Experiments with sleep deprivation in humans showed that without sleep, the brain reverts back to more primitive patterns of activity. People then become less able to put emotional events into context and respond appropriately.
The amygdala is the part of the brain that prepares the body to protect itself when it perceives danger. When it senses danger, it sends a message to the prefrontal cortex, which then interprets and assesses the situation and decides whether to activate the fight, flight or freeze response.
Under normal circumstances, the amygdala and prefrontal cortex work together to respond appropriately to danger, while also keeping people from overreacting to emotional experiences. Under conditions of sleep deprivation, subjects’ amygdales and prefrontal cortexes stopped working together. Emotional centers were 60% more active, resulting in slower reflexes, increased irritation, problems with focus and concentration, and higher feelings of anxiety.
Other studies suggest that lack of REM sleep causes or worsens psychological problems. REM sleep, also known as the dreaming phase of sleep, is very important for processing emotions and memories, clearing the mind of the stressful events of the day, and dreaming. During this stage of sleep, the areas of the brain used in learning and developing new skills are stimulated. About 70 to 90 minutes after falling asleep, the first REM cycle occurs. Ideally, you will experience three to five REM episodes per night. Getting more and better REM sleep has been shown to boost people’s moods during the day. Fortunately, improving the quantity and quality of REM sleep you get is relatively easy.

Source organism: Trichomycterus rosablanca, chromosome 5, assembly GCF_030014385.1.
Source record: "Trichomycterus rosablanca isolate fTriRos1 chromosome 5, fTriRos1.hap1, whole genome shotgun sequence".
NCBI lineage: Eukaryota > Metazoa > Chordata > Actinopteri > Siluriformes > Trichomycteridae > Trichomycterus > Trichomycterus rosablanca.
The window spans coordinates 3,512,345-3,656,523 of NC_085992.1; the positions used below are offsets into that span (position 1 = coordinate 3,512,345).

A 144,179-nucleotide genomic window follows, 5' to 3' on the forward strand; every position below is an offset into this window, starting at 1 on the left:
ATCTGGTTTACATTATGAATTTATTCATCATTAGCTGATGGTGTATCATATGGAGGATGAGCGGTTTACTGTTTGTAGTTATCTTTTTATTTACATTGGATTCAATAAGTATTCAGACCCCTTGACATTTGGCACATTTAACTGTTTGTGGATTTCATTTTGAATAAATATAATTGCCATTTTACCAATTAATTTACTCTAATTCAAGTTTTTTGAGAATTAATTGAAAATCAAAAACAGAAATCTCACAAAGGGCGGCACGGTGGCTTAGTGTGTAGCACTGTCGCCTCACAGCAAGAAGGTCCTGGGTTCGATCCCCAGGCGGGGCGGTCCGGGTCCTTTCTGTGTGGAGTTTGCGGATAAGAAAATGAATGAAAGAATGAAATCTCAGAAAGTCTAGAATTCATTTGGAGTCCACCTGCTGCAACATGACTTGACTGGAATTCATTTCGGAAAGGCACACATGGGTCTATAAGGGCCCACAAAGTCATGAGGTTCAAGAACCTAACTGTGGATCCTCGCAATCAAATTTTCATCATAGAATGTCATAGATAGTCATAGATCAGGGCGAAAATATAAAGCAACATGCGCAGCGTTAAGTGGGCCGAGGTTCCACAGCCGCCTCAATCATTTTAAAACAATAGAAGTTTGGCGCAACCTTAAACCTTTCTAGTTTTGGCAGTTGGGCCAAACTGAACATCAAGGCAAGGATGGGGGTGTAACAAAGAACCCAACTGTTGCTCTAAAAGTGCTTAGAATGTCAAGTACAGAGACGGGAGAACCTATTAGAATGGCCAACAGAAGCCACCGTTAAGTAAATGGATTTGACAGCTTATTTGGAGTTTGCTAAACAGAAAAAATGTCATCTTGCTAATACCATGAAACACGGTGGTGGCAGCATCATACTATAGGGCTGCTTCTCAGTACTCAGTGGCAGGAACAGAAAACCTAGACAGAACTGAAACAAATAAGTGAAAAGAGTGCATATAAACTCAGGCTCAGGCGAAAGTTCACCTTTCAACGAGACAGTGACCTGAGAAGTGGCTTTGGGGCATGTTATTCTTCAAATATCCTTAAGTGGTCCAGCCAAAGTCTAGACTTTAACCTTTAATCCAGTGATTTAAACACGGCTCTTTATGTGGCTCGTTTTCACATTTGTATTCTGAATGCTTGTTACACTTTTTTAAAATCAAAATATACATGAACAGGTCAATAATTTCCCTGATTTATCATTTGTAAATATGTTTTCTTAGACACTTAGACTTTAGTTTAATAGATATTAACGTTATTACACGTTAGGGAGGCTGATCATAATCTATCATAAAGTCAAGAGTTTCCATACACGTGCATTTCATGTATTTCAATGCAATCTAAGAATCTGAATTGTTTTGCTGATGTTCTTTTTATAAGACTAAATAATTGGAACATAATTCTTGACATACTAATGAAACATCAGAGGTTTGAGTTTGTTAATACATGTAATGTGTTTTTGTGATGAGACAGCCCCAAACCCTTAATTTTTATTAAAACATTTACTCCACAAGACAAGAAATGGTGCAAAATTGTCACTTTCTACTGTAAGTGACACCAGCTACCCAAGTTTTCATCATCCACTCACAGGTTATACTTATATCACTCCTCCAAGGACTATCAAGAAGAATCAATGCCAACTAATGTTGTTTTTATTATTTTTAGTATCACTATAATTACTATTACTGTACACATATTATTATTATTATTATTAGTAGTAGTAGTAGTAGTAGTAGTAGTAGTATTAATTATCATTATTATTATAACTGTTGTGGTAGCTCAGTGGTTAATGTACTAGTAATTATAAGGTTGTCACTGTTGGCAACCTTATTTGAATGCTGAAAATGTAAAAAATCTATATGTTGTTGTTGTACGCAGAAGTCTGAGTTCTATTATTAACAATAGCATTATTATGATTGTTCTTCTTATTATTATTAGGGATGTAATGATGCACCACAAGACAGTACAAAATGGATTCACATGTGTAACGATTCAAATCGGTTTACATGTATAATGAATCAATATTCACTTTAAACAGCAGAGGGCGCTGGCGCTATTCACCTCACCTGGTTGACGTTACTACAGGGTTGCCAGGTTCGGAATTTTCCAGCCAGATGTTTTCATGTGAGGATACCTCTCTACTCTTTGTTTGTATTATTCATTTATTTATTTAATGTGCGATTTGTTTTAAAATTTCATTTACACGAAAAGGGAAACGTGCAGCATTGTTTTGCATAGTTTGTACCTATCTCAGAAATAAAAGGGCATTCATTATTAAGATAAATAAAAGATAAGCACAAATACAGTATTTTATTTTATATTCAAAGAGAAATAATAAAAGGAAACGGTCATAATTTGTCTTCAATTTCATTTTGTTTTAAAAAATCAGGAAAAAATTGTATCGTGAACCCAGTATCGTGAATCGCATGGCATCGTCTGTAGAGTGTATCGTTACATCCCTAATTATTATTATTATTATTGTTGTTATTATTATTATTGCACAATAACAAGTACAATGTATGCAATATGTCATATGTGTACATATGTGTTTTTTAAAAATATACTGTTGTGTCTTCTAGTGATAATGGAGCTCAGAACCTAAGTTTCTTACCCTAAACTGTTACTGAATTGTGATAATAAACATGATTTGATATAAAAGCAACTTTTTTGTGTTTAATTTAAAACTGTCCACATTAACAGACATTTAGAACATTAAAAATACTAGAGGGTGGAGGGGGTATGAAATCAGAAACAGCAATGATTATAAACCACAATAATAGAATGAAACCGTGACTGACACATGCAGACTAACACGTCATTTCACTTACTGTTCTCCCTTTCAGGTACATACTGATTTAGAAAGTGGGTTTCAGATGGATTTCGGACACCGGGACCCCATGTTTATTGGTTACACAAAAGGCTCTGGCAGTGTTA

Many experts recommend getting seven to nine hours of sleep per night, although some say that the quality of sleep is more important than quantity. Getting six hours of high-quality, uninterrupted sleep is more beneficial than eight hours of restless, interrupted sleep. You can immediately improve the quality of your sleep by making two important changes: change what you put into your body and what you do with your body, both during the day and when getting ready for sleep.